As primaries approach, beware the politician’s promise

I used to believe in Santa Claus, the Tooth Fairy and politicians. I actually thought the first two brought me gifts and the latter cared about me and my community. Well, those days are gone. We are now neck deep in the primary round of campaigning for our state’s top officials and I hope you’ve been paying attention. The promises and the BS are piling up pretty fast, especially when it comes to the issue of transportation.

Connecticut’s travel trainers

Imagine being afraid to ride the bus, or being unable to read a timetable. Can you think of what your life would be like without access to a car or mass transit? There are hundreds of our neighbors who live lives of isolation because they are physically, emotionally or mentally unable to ride the bus or train. Some have physical handicaps while others are autistic or have learning disabilities. Shouldn’t they be able to travel like the rest of us?

The Metro-North ‘CALMmute’ or how to ruin a good idea

“Train time is your own time” was the old marketing slogan of Metro-North, encouraging commuters to kick back and enjoy the ride while reading, working or taking a snooze. But in reality, train time is shared time.  They don’t call it “mass transit” for nothing as passengers much share their space with a hundred other commuters on each rail car. 

The Automotive-Construction Complex or why we love our cars so much

How did Americans develop their love affair with driving? Visit the Smithsonian’s National Museum of American History in Washington and the transportation exhibit “America on the Move” will sell you on the commonly held theory that when Henry Ford made cars affordable, Americans loved them and demanded more and more highways. But University of Virginia history Professor Peter Norton, author of “Fighting Traffic:  The Dawn of the Motor Age in American cities” says that’s a myth.  Just as outgoing President Dwight Eisenhower warned us of the military industrial complex, Norton says an automotive–construction complex took over our country, paving from coast to coast.

A railfan reflects

True confession (as if you didn’t know): I am a railfan. But don’t call me a “foamer!” People who love trains come in all shapes and sizes, but “foamer” is a term they universally hate. “Foamers” is how railroad employees refer to railfans because they think we “foam” at the mouth anytime we see a train. To them, railroading is just a job. To us, it’s a passion. Not that I’d want to work for a railroad, mind you.

Welcome to Connecticut, kinda sorta maybe

First impressions count.  Arrive at any airport or train station, and you immediately start forming opinions of your destination.  Is it clean and modern, warm and welcoming?  How does the place make me feel?  Are the locals proud of themselves? Well, the same “first impressions” rule is true when you are driving.

Connecticut: Love it or, okay, leave it

The recent debate over tolling our highways should remind us of just how divided our state has become.  Not red vs. blue and not even just upstate vs. downstate.  The real divide is between those who commute by car vs. those who take mass transit. I’ve written for years about the fact that riders on Metro-North pay the highest commuter rail fares in the U.S., and those fares will only keep going up.  Most rail riders have little choice, especially if headed to New York City.  What are they going to do… drive?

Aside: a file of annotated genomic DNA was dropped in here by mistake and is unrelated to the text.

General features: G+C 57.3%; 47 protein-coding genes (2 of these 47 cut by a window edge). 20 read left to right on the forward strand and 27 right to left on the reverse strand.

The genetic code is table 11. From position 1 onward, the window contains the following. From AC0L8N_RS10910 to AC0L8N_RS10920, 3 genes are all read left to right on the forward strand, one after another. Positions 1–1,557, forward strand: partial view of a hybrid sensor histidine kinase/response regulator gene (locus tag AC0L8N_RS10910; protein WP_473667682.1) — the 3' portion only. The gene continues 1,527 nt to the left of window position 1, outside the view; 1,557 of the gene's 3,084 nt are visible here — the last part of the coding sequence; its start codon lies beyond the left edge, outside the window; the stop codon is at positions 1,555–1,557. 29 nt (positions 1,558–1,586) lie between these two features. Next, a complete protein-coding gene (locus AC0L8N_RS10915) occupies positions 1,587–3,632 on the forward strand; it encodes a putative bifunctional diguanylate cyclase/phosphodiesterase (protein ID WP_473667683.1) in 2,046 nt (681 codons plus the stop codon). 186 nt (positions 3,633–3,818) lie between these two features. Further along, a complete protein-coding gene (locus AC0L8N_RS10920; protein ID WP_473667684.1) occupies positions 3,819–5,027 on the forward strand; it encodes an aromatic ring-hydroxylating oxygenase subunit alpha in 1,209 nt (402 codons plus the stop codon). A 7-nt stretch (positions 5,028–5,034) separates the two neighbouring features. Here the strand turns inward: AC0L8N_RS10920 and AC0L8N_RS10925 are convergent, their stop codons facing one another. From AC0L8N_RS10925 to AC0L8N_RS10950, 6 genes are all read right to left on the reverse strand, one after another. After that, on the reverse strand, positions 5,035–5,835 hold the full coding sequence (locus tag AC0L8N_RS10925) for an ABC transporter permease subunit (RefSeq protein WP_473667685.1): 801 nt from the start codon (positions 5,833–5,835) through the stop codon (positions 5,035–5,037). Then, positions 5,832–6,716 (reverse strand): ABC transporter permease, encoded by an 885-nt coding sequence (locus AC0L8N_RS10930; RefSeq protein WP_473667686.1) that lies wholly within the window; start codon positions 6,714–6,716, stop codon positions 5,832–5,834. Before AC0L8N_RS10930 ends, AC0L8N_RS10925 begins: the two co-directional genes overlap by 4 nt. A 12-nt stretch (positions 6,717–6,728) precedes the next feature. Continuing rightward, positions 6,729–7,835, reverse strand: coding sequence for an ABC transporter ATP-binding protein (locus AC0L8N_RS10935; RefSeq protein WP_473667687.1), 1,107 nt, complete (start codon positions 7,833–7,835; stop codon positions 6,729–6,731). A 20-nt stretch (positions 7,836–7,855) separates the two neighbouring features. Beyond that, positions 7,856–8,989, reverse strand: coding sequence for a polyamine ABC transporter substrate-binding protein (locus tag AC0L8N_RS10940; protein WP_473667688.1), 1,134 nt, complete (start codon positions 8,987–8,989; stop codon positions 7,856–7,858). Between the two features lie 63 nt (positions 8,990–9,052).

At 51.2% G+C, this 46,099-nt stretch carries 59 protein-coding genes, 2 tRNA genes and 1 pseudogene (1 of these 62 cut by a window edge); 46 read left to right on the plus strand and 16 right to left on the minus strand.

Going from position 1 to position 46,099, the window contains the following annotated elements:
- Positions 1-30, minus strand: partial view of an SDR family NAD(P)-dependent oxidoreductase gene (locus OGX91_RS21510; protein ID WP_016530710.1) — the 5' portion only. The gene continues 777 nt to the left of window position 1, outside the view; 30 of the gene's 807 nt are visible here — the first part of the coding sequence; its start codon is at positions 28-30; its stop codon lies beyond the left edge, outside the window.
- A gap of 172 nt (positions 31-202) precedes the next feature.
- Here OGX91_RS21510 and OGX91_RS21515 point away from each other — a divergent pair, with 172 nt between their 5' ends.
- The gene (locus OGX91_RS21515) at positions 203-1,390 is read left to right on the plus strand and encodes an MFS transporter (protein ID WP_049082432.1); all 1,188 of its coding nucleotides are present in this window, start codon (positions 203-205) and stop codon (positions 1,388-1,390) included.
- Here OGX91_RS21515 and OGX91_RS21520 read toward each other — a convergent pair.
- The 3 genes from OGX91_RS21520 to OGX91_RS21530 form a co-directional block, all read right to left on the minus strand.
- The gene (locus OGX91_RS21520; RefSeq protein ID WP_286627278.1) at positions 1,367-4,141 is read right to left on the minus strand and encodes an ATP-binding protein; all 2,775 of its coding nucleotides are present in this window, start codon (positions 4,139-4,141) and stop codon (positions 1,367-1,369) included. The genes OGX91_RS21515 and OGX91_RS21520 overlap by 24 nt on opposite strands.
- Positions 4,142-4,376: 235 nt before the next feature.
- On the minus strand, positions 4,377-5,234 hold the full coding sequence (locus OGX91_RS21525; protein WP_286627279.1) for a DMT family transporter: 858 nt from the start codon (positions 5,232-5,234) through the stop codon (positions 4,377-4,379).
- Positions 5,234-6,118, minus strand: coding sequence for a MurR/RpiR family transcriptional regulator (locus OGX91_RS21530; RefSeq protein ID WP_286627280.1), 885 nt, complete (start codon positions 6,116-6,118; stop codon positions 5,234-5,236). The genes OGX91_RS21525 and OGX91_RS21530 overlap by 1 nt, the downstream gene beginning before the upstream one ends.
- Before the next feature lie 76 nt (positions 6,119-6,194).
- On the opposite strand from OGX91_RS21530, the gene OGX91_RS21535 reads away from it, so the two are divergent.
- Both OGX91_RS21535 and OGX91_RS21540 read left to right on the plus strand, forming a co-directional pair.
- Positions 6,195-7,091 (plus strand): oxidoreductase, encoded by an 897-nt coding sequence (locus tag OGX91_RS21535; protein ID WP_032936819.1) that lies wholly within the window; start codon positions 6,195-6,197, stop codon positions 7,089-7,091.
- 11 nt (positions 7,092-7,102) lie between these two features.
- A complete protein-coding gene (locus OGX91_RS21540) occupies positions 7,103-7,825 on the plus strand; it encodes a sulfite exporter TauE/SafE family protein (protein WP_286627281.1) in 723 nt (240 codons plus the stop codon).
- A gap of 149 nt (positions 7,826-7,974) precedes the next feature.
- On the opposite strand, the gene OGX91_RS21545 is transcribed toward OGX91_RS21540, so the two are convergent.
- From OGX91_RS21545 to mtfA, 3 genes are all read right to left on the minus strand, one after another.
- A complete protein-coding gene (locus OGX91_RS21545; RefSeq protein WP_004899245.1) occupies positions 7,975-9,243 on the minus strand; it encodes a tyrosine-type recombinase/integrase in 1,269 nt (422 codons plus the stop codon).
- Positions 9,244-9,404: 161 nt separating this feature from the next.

Time to curb transportation pollution

The cars, trucks, buses and trains that make up our transportation system are responsible for more pollution than any other sector. Tailpipe emissions of carbon dioxide are Connecticut’s largest contribution to global climate change, but our vehicle emissions are also directly responsible for problems in our communities. Pollution from transportation is a leading cause of asthma, strokes and heart attacks in the state, and our most vulnerable populations are being hit the hardest. It’s time we get serious about cleaning up Connecticut’s transportation system, and we don’t have to look far to find the solutions.

Congress must act to fix Connecticut’s crumbling railways

The $1.3 trillion omnibus spending package recently approved by President Donald Trump and Congress includes much-needed infrastructure funding that could help Connecticut rebuild its crumbling railways. But it is now up to the Appropriations Committees in both the Senate and the House to take the next step by prioritizing more federal funding for critical repairs and upgrades along Connecticut’s stretch of the Northeast Corridor rail system.

Without privacy protections, you’ll be giving more than money to CT tolls

Picture your daily commute. Now imagine making that drive with Connecticut’s government tracking where and how fast you are going every time you drive through a toll. In this world, the federal government also sees that information and can use it to pinpoint your location and travel habits. Thousands of detailed scans about your travel habits are kept in a state database, without rules for how the government secures or shares them. If Connecticut lawmakers don’t act soon, this could be reality in our state.

Cheap oil and gasoline: Enjoy them while you can

Tired of paying $3 or more for a gallon of gasoline? Well, your pain has just begun. For decades, we’ve lived — and driven — in denial, somehow assuming we have the “right” to cheap gasoline, and therefore, low-cost transportation. Now it’s time to face reality and consider what will happen when — not if — gas hits $10 a gallon, not because of taxes, but because we will use up the planet’s petroleum. Here are some predictions:

Saving money riding Metro-North

Whether you’re a daily commuter, an occasional day-tripper or have friends visiting from out of town, everyone can save money when you go into NYC on Metro-North by following this time-tested advice:…